Merder had historical ’61 postseason tourney

BY COREY STOLZENBACH
sports@dcherald.com

Bob Merder enjoyed a steady career with Jasper. He tallied 1,022 points in his career, and remains one of only 13 Wildcats in the history of Jasper boys basketball to eclipse the 1,000-point plateau.

Merder managed to get his points, even with Bob “Chesty” Luegers graduating in 1960 as the leading scorer in team history at that time with 1,189 points. The two helped Jasper to a first of three consecutive sectional championships that year when Merder was a junior.

“We just got along well,” Merder said. “We were good teammates. We had a good ball club that year and nobody was selfish and we passed the ball around. And another thing, we were very fast. We fast breaked a lot and got down the floor, and Chesty could run for a big man.”

The 1959-60 Wildcats were considered one of the best teams in the state that year. They rolled to an 18-2 regular-season record, won 14 in a row at one point and stormed off with a sectional crown following an 84-38 championship win against Winslow.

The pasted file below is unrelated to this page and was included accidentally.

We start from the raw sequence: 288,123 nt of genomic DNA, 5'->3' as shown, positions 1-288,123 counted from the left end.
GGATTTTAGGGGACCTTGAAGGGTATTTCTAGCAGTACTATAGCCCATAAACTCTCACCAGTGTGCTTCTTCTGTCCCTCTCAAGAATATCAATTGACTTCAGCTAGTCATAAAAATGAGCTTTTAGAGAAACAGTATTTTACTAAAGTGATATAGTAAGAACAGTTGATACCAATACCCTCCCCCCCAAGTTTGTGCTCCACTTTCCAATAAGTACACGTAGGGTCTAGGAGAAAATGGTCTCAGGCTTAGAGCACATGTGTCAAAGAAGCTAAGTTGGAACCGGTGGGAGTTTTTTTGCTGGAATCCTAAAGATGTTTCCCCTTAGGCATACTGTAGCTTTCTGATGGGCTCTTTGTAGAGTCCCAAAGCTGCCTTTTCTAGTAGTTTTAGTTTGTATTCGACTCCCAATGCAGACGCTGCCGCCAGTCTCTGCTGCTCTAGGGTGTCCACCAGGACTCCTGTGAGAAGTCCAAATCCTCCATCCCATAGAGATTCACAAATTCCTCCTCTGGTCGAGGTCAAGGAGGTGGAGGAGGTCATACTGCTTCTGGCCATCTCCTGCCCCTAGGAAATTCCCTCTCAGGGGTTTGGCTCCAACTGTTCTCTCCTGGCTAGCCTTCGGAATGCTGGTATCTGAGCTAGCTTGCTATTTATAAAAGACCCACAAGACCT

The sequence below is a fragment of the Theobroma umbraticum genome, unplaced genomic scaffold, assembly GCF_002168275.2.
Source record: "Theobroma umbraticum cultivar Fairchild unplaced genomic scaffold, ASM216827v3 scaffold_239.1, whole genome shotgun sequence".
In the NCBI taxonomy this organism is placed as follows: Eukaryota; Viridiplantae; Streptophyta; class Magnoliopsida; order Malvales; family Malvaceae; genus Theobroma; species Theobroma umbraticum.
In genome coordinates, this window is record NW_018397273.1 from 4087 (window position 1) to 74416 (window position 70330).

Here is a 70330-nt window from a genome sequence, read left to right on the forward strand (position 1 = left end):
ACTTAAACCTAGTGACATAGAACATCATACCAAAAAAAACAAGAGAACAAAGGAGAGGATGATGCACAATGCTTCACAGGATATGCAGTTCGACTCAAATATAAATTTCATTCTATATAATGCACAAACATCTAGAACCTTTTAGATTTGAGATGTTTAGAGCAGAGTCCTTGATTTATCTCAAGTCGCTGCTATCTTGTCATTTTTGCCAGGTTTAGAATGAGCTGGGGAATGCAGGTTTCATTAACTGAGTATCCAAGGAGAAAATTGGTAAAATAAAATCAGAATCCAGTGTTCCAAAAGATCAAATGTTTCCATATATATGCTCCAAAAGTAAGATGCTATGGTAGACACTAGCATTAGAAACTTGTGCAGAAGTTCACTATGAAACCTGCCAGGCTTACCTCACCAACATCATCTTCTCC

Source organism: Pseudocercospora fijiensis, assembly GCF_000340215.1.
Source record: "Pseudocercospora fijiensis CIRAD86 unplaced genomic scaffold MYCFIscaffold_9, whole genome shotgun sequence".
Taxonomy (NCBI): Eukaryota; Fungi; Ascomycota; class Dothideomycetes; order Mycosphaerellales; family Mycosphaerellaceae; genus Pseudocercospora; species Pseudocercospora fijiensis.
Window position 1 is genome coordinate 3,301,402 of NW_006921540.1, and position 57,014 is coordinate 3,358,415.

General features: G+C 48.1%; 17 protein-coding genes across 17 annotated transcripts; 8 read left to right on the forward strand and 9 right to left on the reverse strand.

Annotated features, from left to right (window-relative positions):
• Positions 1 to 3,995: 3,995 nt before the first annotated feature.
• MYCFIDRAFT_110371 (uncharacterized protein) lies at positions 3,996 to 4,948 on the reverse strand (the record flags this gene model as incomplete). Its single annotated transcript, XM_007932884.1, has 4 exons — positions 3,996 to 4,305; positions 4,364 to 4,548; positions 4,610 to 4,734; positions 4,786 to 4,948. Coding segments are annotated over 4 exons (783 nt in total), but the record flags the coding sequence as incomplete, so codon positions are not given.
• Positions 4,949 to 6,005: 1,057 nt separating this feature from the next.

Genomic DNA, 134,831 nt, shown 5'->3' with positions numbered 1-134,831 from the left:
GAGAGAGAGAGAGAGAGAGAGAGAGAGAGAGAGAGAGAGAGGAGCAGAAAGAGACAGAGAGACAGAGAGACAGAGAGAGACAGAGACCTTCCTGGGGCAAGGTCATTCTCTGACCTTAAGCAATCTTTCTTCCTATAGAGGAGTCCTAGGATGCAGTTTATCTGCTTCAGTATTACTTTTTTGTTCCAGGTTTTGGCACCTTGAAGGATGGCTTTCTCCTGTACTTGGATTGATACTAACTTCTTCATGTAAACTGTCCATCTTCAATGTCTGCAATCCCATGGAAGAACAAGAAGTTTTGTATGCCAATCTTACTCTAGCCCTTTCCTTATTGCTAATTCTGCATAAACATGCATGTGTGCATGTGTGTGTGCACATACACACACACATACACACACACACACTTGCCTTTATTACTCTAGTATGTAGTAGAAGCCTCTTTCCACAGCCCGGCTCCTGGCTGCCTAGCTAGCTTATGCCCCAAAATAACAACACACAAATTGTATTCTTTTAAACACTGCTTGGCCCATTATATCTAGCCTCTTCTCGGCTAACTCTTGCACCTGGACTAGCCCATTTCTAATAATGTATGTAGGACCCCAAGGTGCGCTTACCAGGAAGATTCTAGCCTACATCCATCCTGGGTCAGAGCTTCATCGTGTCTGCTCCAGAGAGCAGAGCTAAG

Jasper was ranked and matched up against Washington in the regional tournament that year. The Wildcats prevailed twice against the Hatchets in the regular season, downing them, 73-45. However, in the first game of the regional, Washington got its payback, upsetting a Jasper team that had been favored by 13 points with a 64-62 score.

Charlie McPherron, the sports editor of The Herald at that time, wrote in his column, “Mac’s Meanderings,” that he had picked the Wildcats to win the state championship. They finished with a 22-3 record that season, largely behind the play of Luegers, who scored 561 points and had an average of 22.4 points.

Bob Merder, 1961

Now, it was up to the senior duo of Merder and the late Bob Kreilein to try to make something happen in 1960-61, and that they did. The Wildcats may have graduated their all-time leading scorer the previous spring, but Merder didn’t see that as a deterrent.